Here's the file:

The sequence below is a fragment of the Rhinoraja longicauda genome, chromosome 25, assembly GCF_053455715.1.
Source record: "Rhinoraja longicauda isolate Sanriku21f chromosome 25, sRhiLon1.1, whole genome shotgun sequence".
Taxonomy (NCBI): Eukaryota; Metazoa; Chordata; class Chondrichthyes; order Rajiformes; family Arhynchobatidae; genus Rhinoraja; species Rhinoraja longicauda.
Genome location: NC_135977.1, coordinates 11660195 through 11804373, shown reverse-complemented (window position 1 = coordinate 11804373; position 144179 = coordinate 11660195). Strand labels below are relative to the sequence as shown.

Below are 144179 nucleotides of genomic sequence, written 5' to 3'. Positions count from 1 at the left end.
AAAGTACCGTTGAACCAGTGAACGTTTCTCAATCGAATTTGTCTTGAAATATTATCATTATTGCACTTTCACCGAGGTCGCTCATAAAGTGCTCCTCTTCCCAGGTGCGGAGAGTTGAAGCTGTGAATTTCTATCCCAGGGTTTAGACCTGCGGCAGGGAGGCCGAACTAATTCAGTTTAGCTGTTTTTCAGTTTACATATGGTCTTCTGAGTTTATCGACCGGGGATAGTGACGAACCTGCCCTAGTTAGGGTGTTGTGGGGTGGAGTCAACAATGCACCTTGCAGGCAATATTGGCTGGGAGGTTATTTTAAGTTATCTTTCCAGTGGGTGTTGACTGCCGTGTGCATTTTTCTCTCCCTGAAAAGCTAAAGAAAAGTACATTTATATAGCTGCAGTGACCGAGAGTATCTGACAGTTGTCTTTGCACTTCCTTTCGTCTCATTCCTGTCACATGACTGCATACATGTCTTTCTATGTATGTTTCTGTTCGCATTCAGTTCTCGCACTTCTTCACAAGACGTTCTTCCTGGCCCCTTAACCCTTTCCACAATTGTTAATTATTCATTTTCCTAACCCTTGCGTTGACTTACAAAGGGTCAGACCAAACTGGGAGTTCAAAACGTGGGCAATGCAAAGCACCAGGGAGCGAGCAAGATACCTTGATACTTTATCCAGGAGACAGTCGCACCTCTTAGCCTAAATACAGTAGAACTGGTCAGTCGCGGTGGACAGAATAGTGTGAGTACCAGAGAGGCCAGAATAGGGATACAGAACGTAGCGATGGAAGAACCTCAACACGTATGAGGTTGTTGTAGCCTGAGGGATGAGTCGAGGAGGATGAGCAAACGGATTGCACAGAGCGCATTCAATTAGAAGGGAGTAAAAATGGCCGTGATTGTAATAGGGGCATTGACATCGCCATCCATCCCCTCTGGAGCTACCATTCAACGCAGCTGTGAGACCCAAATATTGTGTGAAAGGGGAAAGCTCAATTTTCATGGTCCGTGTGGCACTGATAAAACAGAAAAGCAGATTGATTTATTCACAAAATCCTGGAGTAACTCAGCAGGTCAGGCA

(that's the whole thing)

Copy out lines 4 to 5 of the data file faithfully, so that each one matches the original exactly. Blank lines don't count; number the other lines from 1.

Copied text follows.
Genome location: NC_135977.1, coordinates 11660195 through 11804373, shown reverse-complemented (window position 1 = coordinate 11804373; position 144179 = coordinate 11660195). Strand labels below are relative to the sequence as shown.

Below are 144179 nucleotides of genomic sequence, written 5' to 3'. Positions count from 1 at the left end.